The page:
|Stage Managers||Katie Campbell||Wendla Bergmann||Emily Gertenbach|
|Jackie Massay||Moritz Stiefel||Brian Stefaniak|
|Dramaturg||Dr. Kevin Pry||Melchior Gabor||Ben Long|
|Hair Design||Alyssa Bender||Ernst||Dan Thomas|
|Make-Up Design||Emily Gertenbach||Georg||Greg Newman|
|Set Coordinator||Casey Edwards||Robert||Adam Abruzzo|
|Lighting Design||Robyn Stine||Otto||Matt Smith|
|Sound Design||Chris Ulicny||Martha||Casey Goryeb|
|Scott Holman||Thea||Kathryn Lewis|
|Props Master||Nathan Campbell||Hans||Sean Deffley|
|Producer||Steven Wisner||Lämmermeier||Tim Davis|
|Corey Greene, Hannah Grube, Jamie Latshaw, and Andrew Texter|
|Frau Bergmann||Melissa Rosenfeld|
|Frau Gabor||Erin Brubaker|
|Herr Gabor||Steven Wisner|
|Herr Stiefel||Nick Murphy|
|Frau Stiefel||Casey Goryeb|
|Pastor Kahlbauch||Matt Smith|
|Masked Man||Eric Mansilla|
|Mother Schmidt||Hannah Grube|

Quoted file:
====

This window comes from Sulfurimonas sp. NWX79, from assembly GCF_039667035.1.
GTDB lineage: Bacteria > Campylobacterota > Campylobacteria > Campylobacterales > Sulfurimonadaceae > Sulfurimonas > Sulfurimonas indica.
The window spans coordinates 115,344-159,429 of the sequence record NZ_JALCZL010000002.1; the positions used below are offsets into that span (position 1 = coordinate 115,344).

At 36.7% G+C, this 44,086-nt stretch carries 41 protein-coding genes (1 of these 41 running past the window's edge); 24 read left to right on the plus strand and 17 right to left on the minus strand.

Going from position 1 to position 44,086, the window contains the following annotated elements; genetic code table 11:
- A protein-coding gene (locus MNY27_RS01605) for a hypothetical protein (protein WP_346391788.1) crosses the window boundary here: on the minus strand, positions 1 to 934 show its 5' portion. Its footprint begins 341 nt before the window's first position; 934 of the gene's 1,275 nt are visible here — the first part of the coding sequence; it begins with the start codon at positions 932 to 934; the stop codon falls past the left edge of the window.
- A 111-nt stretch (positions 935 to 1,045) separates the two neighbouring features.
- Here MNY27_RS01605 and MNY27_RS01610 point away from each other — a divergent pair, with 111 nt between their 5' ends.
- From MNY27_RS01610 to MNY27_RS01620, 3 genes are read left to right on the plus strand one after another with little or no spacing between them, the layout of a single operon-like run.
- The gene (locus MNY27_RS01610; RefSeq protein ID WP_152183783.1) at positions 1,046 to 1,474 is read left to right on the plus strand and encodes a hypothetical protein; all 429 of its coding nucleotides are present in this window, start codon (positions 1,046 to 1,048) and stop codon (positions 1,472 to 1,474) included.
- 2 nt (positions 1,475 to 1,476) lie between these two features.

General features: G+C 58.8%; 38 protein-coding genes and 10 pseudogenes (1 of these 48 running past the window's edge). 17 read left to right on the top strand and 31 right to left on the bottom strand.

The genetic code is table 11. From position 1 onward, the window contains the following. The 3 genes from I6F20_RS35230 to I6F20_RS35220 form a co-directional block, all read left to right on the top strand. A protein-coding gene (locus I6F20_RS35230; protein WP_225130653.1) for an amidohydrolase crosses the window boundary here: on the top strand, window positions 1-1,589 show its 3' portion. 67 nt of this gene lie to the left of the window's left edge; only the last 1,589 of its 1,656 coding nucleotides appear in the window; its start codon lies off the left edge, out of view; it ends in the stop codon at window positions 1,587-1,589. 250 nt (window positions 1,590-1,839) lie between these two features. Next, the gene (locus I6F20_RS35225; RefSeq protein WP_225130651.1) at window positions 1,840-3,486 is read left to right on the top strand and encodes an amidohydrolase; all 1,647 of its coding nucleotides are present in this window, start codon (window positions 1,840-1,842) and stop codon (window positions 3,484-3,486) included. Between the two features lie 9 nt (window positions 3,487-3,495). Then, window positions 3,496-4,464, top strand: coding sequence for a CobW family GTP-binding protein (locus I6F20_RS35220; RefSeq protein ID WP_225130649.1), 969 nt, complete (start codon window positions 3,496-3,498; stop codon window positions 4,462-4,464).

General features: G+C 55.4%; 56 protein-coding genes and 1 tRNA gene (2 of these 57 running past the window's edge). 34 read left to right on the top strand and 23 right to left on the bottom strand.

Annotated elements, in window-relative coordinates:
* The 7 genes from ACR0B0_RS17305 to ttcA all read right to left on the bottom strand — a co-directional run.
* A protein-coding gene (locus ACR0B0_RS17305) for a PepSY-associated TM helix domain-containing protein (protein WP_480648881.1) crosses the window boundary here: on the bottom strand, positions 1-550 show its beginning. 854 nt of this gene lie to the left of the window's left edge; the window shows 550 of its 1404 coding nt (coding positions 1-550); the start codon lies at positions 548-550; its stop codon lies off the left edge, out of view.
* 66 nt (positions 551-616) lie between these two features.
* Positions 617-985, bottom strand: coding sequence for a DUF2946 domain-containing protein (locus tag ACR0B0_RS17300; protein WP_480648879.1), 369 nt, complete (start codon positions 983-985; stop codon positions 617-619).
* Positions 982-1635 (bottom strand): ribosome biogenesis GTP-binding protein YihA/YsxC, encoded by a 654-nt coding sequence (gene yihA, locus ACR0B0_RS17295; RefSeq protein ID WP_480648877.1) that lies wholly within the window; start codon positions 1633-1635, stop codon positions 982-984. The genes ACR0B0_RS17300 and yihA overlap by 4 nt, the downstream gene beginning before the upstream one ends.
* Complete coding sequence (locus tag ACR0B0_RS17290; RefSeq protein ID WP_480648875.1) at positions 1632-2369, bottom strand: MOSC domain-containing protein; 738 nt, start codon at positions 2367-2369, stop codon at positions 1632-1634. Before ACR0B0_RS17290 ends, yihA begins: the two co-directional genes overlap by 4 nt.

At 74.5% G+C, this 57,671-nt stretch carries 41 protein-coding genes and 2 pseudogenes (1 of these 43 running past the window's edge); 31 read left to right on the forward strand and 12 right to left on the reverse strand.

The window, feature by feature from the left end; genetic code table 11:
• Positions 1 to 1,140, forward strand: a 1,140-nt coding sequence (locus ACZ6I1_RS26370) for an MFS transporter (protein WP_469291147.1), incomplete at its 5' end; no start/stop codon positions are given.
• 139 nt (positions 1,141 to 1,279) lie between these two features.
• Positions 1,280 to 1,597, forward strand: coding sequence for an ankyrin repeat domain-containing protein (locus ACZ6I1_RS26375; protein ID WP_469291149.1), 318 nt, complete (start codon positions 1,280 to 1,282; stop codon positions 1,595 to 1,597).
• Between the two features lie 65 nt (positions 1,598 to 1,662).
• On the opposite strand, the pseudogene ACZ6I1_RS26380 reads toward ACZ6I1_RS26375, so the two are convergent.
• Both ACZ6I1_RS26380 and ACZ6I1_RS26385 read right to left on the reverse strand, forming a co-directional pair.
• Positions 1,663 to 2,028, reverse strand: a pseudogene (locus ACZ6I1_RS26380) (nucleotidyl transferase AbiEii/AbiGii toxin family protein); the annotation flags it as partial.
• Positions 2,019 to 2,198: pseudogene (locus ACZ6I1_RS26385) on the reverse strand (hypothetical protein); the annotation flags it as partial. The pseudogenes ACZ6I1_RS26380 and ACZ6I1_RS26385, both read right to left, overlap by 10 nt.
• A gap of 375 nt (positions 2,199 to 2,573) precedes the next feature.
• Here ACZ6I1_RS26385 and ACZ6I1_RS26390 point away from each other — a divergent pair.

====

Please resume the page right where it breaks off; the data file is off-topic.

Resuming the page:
|Arlene Reiter (Habebald), Jamie Latshaw (Fliegentod), Karen Oulahan (Sonnenstich), Eric Mansilla (Affenschmalz), Nick Murphy (Hungergurt), Steven Wisner (Knüppeldick), Tim Davis (Zungenschlag), Hannah Grube (Knochenbruch)|
Technical Crew: Katie Costolnick, Casey Edwards, Scott Holman, Jamie Latshaw, Kathryn Lewis, Nick Murphy, Jackie Massey, Alison Reed, Matt Smith, Brian Stefaniak, Robyn Stine, Andrew Worley
Front of House: Erin Brubaker, Katie Yoder, Wig and Buckle Members
Hair and Makeup: Alyssa Bender, Morgan Brady, Emily Gertenbach, Sarah Kaltreider, Brianna Long, Erica Trapasso, Alyson Reitmeyer, Melissa Rosenfeld
Costuming: Hannah Grube, Jamie Latshaw, Kathryn Lewis, Karen Oulahan
The play’s author, Benjamin Franklin Wedekind (“Frank” for short), was born in Hanover, in an as-yet-ununified northern Germany in 1864; the son of a German doctor and a Hungarian-born German-speaking actress who had met and married while emigrants in San Francisco, Wedekind had received his birth name thanks to his father’s commitment to the democratic revolution of 1848-49 in which the elder Wedekind had participated against the oppressive forces monarchical reaction, who were bent on unifying Germany under the autocratic military rule of Prussia. Frank spent his formative years in the German-speaking cantons of neutral Switzerland, where his father settled on his return from America rather than live under the policies of the antidemocratic Prussian chancellor Otto von Bismarck.